India reaches Mars with Mars Orbiter Mission spacecraft

by | Sep 24, 2014 | exploration, India, Satellites, Science | 0 comments

India became only the fourth “nation” (after Soviet Union/Russia, USA and Japan) to send a probe to Mars using its own rocket, and the first to achieve this feat successfully on the first attempt. After making a 24 minute engine firing to brake its velocity, India’s Mars Orbiter Mission (MOM) spacecraft was confirmed as having entered orbit around the planet Mars at 0230 GMT on 24 September 2014.

Ground engineers monitoring the spacecraft’s telemetry at the Indian Space Research Organisation’s (ISRO) control room, in Bangalore, broke into applause.  India’s Prime Minister, Narendra Modi, then formally declared to the world that “India has successfully reached Mars.”

He later joked that the mission was a success due to its shortened name. “The day the mission was named MoM, I knew it would succeed because a mother never disappoints.” Prime Minister Modi said.

There is reportedly much national pride in India over this event, not least because the nation has beaten its main regional competitor, China, to the planet.   China has instead mainly concentrated on mounting manned missions to low Earth orbit and unmanned missions to the Moon, although it did have a small scientific Mars spacecraft called Yinghuo-1 intent on “cadging a lift” to the planet with Russia’s Phobos-Grunt mission.    Unfortunately that mission ended in disaster when the transfer orbit injection burn of Phobos-Grunt’s integral Fregat propulsion system failed to work properly.  The Phobos-Grunt spacecraft and its Chinese Yinghuo-1 hitchhiker were subsequently destroyed when they re-entered Earth’s atmosphere together.

India’s MOM mission was also a wake-up call to Western nations because India has managed to achieve such a flight with so little funding.  At only US$74 million, the cost is less than a quarter of what would have been spent on  an equivalent NASA or ESA mission.  For example, NASA’s MAVEN mission, which has just reached Mars and for which MOM’s scientific data will complement, while admittedly a much more advanced mission, has cost nearly 10 times as much as MOM at US$671 million.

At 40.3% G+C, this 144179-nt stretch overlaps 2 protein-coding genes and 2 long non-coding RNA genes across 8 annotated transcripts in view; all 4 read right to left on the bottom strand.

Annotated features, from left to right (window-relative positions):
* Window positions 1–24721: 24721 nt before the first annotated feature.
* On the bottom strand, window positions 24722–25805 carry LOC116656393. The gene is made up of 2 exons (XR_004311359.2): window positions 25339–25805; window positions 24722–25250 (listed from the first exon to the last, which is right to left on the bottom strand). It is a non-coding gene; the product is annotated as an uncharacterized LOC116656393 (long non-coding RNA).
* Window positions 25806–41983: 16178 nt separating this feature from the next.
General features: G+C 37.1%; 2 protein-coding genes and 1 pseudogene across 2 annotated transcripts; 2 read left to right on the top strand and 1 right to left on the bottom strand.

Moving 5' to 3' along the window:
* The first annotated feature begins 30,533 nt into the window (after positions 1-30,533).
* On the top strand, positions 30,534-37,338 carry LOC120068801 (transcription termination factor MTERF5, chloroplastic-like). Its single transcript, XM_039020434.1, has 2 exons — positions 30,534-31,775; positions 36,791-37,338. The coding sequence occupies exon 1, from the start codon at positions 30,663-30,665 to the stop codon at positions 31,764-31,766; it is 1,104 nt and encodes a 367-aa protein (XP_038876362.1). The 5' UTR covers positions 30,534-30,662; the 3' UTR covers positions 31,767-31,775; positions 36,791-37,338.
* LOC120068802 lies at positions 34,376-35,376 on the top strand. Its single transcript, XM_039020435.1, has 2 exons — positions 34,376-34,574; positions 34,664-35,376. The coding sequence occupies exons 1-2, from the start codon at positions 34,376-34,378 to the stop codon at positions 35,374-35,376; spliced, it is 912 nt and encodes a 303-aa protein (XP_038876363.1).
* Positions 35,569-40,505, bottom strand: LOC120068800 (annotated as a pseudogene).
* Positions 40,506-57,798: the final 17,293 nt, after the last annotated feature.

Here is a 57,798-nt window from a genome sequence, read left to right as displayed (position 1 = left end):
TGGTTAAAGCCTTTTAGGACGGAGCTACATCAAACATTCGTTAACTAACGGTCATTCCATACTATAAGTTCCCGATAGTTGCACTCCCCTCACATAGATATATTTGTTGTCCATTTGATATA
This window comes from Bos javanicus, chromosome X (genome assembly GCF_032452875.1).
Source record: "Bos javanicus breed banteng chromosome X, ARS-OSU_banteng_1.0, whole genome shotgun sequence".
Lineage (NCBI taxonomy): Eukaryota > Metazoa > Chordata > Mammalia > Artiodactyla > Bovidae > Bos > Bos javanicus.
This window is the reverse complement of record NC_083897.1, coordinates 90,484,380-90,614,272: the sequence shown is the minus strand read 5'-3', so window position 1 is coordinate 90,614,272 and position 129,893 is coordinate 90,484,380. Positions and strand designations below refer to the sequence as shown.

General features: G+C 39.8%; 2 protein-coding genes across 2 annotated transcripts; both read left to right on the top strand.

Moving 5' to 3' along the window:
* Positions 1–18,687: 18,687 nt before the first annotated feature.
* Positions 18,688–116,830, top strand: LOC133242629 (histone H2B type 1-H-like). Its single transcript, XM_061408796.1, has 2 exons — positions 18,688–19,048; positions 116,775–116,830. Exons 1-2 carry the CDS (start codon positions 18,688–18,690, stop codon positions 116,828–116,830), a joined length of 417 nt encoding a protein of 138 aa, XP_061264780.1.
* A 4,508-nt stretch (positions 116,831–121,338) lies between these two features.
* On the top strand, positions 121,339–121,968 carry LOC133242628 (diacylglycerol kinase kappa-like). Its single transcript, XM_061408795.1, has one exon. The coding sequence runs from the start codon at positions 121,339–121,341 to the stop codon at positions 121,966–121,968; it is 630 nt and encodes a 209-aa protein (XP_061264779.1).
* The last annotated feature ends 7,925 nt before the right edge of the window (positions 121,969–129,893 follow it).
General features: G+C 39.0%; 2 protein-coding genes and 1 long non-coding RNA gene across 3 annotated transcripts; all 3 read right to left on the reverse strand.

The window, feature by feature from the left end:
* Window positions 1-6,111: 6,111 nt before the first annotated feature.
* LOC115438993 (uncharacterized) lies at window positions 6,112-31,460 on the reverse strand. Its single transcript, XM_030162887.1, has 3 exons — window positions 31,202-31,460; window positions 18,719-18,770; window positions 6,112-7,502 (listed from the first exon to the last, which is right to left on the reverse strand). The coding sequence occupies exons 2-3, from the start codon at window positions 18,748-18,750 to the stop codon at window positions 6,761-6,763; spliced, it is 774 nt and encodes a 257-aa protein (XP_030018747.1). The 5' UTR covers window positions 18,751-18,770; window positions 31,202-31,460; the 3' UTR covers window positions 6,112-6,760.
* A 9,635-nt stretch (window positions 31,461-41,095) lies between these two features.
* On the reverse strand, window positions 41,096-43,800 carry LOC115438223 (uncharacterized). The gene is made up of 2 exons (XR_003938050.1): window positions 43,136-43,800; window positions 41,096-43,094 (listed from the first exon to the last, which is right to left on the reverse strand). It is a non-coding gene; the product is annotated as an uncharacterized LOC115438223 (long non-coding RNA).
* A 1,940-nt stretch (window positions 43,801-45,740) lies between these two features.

The fact that India is mounting such advanced missions has caused some international disquiet.  The original announcement of the Mars Orbiter Mission, and that India was planning manned space missions, resulted in calls for Western nations to cut economic aid to India on the grounds that such missions did not help the poorer sections of its population.

The Mars Orbiter Mission spacecraft, nicknamed Mangalyaan (meaning Mars Craft in Sanskrit), was launched by an Indian PSLV-XL rocket on 5 November 2013.  The mission had an inauspicious start after a faulty orbit raising manoeuvre on 10 November 2013 threatened to strand the craft.  However, an extra manoeuvre was added to the schedule and a low energy “Hohmann Transfer” interplanetary trajectory was eventually entered into at the end of November 2013.  The subsequent passage to Mars, a distance of 661 million km (411 million miles), took nearly 10 months.

The MOM spacecraft, which was manufactured by ISRO using a modified version of its I-1K (I-1000) bus communications satellite design, weighed in at 1,350kg at launch.  Most of this mass was fuel, however, as the dry mass of the spacecraft is only 488kg.

The MOM spacecraft will now lower its orbit to allow the spacecraft to carry out scientific observation of the planet.  The craft is carrying five scientific and experimental payloads, including the Methane Sensor for Mars (MSM) to measure methane levels in the Martian atmosphere, and a Thermal Infrared Spectrometer used to map the surface composition of Mars.  In addition, the spacecraft is carry the Mars Colour Camera (MCC) and Probe for Infrared Spectroscopy for Mars (PRISM), the Lyman-alpha photometer to measure atomic hydrogen in the Martian atmosphere and the Mars Exospheric Neutral Composition Analyser (MENCA).

Comment by David Todd:   In addition to all the other international congratulations, we at Seradata would like to give our own. It is a great achievement for India and ISRO – well done!  As a member of the British Interplanetary Society, it just makes this writer envious that the UK has not managed similar.

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